Gambling has permeated many aspects of modern society and, as a result, young people are continually being exposed to pro-gambling messages. Many groups and individuals have been calling for a ban on gambling ads in some shape or fashion, most recently a co-founder of Paddy Power.
Reasons for such a ban
People are getting exposed to pro-gambling messages at a younger and younger age these days. Most aspects of sports are entrenched with gambling sponsorships, whether through shirt sponsors, pitch side hoarding, television advertising, or extensive social media presence. This normalizes gambling and makes it appear to be harmless and something that can be done regularly with little to no downside.
Obviously, this is not the case, and this sort of exposure can lead to serious issues down the road. Problem gambling is something that is ever growing and it has led to a number of high-profile countries taking matters into their own hands.
In recent times, both Italy and Australia have implemented different bans on certain types of gambling ads. There have been calls for the United Kingdom to do the same.
Of course, it is expected that the gambling companies will rally against such a ban because it would severely limit their advertising efforts and subsequently lead to a lesser bottom line.
Italy’s gambling ad ban
The gambling ban in Italy comes into effect on January 1, 2019, and was brought about in the recent general election. The populist Five Star Movement, which is very much opposed to gambling, was voted into power.
They quickly pushed through this wide-ranging bill that effectively prohibits any form of gambling-related advertising in the country, including sponsorships for sporting teams. They also appear to have plans in the works to crack down on gambling as a whole.
With a lot of prominent political figures in Italy having business ties to gambling companies, as well as a lot of sporting teams relying on sponsorships to fund their operations, there has been widespread outrage at these moves.
Australian gambling ad ban
The Australians did not introduce as extreme a ban as the Italians. For now, gambling-related ads are not allowed to be shown during a live sporting broadcast on Australian television sets.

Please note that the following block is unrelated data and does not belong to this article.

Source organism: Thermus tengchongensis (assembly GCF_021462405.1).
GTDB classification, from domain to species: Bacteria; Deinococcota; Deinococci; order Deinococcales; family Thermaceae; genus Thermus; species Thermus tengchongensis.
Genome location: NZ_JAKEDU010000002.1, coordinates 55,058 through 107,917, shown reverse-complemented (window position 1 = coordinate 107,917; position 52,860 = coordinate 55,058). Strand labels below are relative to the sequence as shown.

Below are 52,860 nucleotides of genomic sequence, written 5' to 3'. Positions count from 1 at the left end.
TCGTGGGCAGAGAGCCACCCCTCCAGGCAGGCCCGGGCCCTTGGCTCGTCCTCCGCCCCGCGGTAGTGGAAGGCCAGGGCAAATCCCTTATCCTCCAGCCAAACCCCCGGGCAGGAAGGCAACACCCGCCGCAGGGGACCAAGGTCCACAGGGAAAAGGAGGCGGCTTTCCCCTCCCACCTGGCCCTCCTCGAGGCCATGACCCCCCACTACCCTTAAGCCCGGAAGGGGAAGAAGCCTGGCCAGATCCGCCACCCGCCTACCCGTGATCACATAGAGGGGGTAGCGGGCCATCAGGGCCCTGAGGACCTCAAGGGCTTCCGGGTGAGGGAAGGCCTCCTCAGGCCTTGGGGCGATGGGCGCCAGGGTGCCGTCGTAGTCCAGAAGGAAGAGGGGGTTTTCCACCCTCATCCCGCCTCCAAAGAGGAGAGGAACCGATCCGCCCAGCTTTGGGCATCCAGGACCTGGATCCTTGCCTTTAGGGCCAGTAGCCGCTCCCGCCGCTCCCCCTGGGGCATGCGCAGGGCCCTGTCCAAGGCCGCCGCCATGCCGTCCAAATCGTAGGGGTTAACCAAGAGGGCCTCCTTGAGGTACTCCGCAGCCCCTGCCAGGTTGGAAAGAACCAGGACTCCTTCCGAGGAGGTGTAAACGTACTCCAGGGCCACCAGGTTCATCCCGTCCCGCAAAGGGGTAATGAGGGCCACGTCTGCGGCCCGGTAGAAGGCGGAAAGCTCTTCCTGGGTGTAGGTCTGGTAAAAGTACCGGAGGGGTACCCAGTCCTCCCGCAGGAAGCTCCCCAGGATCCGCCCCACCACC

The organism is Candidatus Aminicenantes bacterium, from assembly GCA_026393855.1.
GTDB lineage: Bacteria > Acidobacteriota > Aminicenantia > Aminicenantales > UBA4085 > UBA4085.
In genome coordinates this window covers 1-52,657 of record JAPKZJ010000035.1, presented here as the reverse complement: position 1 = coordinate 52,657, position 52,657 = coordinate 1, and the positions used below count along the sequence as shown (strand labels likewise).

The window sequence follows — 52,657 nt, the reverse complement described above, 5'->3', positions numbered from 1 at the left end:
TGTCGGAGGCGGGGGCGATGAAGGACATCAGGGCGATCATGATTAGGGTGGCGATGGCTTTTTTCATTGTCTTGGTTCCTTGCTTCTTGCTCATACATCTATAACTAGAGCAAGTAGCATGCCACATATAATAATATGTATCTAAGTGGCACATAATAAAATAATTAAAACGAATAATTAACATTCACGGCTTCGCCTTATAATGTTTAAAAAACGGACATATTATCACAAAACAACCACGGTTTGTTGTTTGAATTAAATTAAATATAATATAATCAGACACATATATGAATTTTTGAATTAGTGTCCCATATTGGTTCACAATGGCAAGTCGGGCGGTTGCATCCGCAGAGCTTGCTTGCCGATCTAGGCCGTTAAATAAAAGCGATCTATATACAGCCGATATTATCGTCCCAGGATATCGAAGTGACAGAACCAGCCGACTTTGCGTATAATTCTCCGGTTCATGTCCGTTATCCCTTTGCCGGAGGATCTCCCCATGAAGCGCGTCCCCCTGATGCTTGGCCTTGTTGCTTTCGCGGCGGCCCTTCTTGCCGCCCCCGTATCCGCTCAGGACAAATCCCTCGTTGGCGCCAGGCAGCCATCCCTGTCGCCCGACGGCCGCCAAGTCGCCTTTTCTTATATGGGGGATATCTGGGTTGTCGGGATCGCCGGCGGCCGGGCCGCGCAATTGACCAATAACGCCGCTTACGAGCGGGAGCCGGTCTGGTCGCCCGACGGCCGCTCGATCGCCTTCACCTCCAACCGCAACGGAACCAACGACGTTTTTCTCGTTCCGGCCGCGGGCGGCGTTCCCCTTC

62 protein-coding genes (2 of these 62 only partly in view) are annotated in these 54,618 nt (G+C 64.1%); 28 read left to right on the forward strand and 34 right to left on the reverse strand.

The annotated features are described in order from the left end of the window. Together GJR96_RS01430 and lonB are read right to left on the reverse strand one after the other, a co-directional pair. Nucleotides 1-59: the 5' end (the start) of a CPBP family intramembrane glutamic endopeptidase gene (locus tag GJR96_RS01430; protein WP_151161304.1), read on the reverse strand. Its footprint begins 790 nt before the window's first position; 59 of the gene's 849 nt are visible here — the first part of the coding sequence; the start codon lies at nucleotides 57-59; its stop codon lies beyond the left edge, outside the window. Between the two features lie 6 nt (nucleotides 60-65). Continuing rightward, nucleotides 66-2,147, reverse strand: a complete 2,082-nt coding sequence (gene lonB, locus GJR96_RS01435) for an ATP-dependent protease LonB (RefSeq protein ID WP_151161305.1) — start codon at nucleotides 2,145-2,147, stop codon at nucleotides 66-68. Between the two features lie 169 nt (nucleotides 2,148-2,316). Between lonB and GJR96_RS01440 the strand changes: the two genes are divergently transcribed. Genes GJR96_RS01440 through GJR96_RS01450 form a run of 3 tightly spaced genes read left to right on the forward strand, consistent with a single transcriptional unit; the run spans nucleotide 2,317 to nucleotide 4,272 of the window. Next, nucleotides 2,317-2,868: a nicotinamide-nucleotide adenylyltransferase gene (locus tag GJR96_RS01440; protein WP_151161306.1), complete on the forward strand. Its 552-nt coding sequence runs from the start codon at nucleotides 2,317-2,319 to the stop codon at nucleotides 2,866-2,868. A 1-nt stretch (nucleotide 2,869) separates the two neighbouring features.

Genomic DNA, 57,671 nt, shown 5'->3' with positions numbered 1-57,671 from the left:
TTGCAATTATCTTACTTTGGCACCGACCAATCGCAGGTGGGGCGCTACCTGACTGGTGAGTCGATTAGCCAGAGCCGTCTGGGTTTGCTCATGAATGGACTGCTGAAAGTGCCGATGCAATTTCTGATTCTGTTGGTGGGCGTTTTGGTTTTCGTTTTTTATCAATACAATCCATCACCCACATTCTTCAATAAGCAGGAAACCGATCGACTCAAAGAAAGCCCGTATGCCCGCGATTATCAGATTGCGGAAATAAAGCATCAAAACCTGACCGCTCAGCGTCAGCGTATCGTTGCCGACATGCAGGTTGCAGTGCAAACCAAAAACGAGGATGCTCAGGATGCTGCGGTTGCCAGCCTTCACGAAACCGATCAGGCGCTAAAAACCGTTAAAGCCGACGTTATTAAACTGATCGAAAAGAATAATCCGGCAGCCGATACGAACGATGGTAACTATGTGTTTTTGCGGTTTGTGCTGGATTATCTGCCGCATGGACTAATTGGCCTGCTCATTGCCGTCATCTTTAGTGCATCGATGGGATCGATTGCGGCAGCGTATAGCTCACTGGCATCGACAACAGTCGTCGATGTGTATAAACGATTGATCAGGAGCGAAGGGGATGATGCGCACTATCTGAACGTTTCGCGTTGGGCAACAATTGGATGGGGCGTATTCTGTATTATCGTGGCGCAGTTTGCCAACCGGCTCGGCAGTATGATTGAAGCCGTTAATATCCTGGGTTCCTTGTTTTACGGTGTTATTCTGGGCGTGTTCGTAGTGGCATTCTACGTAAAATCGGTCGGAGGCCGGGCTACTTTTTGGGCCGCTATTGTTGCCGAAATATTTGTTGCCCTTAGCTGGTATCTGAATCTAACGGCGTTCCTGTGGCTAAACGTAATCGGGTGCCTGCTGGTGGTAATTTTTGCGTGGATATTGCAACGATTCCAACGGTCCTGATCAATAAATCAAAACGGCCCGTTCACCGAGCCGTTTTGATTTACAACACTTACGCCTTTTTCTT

A lot of people believe that this is not enough, but it could prove to be a vital stepping stone for further changes in the future. Australia has been dealing with widespread gambling addiction issues, so something had to be done in this sports-mad nation.
Latest outspoken person
Stewart Kenny, a co-founder of Paddy Power, has voiced his support for a ban on gambling ads, which is certainly an interesting approach. Paddy Power is particularly well-known for its publicity stunts and flamboyant use of social media to grab the attention of a wide audience.
Kenny has not been a member of the board since April 2016, and Paddy Power has gone through significant changes in that time, most notably merging with Betfair.
For some time, Kenny has been calling for some action against gambling advertising and his latest call to action comes as he speaks out against the current chief executive of Paddy Power Betfair for saying that such an ad ban could encourage the growth of illegal operators.
Kenny emphasized that he respects Peter Jackson, the current chief executive, but feels that he is “completely wrong” when it comes to this topic. Kenny believes that the current state of gambling sponsorship and advertising is “normalizing” gambling for young people and that “There needs to be a radical change.”
There is a group of MPs in England who are calling for such a ban and the president of Ireland, Michael D. Higgins, recently called for a ban on gambling advertising at sporting events to help prevent players from developing gambling addictions. After those remarks, Jackson made his comment about the potential rise in illegal operators if this were to happen.
Kenny isn’t calling for a blanket ban on gambling advertising, but he would like to see a ban during sporting events before a particular time of day. If children are constantly bombarded with pro-gambling messages, they will feel that it is acceptable to allocate large portions of their future income on betting, which naturally would be extremely beneficial for the gambling companies, but not so good for most of the punters and society as a whole.